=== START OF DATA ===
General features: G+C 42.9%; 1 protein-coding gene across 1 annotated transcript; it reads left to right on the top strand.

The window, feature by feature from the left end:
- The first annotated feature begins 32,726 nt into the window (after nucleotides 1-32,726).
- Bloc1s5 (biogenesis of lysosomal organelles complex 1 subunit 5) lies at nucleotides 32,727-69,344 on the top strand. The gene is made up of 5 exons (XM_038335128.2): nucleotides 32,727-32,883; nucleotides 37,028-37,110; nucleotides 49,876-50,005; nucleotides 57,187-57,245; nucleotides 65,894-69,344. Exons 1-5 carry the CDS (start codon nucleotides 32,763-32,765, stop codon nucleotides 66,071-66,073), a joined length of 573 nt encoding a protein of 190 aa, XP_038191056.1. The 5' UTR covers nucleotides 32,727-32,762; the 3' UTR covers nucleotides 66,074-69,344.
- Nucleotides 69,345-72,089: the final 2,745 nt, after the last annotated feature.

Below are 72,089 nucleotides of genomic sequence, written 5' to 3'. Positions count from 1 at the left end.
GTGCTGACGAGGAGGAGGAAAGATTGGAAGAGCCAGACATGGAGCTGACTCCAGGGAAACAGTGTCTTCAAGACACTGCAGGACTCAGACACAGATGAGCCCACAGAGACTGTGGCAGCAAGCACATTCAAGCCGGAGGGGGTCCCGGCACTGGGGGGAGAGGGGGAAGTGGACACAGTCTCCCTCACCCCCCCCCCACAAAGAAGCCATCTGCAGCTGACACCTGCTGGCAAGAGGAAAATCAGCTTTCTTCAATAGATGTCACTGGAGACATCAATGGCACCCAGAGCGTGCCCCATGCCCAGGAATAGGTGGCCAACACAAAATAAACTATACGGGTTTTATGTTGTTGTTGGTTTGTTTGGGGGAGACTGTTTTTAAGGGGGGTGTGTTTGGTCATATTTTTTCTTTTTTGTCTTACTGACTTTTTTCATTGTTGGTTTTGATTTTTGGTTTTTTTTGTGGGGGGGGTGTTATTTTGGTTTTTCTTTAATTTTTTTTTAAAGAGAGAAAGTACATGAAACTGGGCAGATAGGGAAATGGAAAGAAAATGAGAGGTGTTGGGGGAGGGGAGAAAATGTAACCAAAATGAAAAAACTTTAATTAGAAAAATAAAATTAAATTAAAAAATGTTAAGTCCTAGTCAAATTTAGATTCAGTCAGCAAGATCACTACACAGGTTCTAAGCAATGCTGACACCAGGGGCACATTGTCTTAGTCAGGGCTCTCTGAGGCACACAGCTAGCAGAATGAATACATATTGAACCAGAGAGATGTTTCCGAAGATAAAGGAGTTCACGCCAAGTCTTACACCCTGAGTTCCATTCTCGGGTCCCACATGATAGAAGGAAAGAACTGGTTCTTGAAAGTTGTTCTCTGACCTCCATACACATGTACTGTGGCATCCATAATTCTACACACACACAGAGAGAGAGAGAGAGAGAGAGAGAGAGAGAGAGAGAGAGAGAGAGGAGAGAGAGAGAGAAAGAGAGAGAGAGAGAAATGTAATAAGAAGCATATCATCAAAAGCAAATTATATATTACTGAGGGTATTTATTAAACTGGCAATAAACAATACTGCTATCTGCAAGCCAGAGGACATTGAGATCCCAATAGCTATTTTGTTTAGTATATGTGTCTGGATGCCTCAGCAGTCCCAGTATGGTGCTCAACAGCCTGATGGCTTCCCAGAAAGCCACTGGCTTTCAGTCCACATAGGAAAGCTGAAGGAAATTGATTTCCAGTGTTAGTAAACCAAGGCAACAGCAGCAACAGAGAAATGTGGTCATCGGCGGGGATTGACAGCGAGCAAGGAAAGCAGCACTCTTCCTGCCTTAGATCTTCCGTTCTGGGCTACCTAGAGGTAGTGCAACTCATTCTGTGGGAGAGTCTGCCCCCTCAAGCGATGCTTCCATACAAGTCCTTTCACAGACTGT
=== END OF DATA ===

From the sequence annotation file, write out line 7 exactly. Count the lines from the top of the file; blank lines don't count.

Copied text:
GTGCTGACGAGGAGGAGGAAAGATTGGAAGAGCCAGACATGGAGCTGACTCCAGGGAAACAGTGTCTTCAAGACACTGCAGGACTCAGACACAGATGAGCCCACAGAGACTGTGGCAGCAAGCACATTCAAGCCGGAGGGGGTCCCGGCACTGGGGGGAGAGGGGGAAGTGGACACAGTCTCCCTCACCCCCCCCCCACAAAGAAGCCATCTGCAGCTGACACCTGCTGGCAAGAGGAAAATCAGCTTTCTTCAATAGATGTCACTGGAGACATCAATGGCACCCAGAGCGTGCCCCATGCCCAGGAATAGGTGGCCAACACAAAATAAACTATACGGGTTTTATGTTGTTGTTGGTTTGTTTGGGGGAGACTGTTTTTAAGGGGGGTGTGTTTGGTCATATTTTTTCTTTTTTGTCTTACTGACTTTTTTCATTGTTGGTTTTGATTTTTGGTTTTTTTTGTGGGGGGGGTGTTATTTTGGTTTTTCTTTAATTTTTTTTTAAAGAGAGAAAGTACATGAAACTGGGCAGATAGGGAAATGGAAAGAAAATGAGAGGTGTTGGGGGAGGGGAGAAAATGTAACCAAAATGAAAAAACTTTAATTAGAAAAATAAAATTAAATTAAAAAATGTTAAGTCCTAGTCAAATTTAGATTCAGTCAGCAAGATCACTACACAGGTTCTAAGCAATGCTGACACCAGGGGCACATTGTCTTAGTCAGGGCTCTCTGAGGCACACAGCTAGCAGAATGAATACATATTGAACCAGAGAGATGTTTCCGAAGATAAAGGAGTTCACGCCAAGTCTTACACCCTGAGTTCCATTCTCGGGTCCCACATGATAGAAGGAAAGAACTGGTTCTTGAAAGTTGTTCTCTGACCTCCATACACATGTACTGTGGCATCCATAATTCTACACACACACAGAGAGAGAGAGAGAGAGAGAGAGAGAGAGAGAGAGAGAGAGAGAGGAGAGAGAGAGAGAAAGAGAGAGAGAGAGAAATGTAATAAGAAGCATATCATCAAAAGCAAATTATATATTACTGAGGGTATTTATTAAACTGGCAATAAACAATACTGCTATCTGCAAGCCAGAGGACATTGAGATCCCAATAGCTATTTTGTTTAGTATATGTGTCTGGATGCCTCAGCAGTCCCAGTATGGTGCTCAACAGCCTGATGGCTTCCCAGAAAGCCACTGGCTTTCAGTCCACATAGGAAAGCTGAAGGAAATTGATTTCCAGTGTTAGTAAACCAAGGCAACAGCAGCAACAGAGAAATGTGGTCATCGGCGGGGATTGACAGCGAGCAAGGAAAGCAGCACTCTTCCTGCCTTAGATCTTCCGTTCTGGGCTACCTAGAGGTAGTGCAACTCATTCTGTGGGAGAGTCTGCCCCCTCAAGCGATGCTTCCATACAAGTCCTTTCACAGACTGT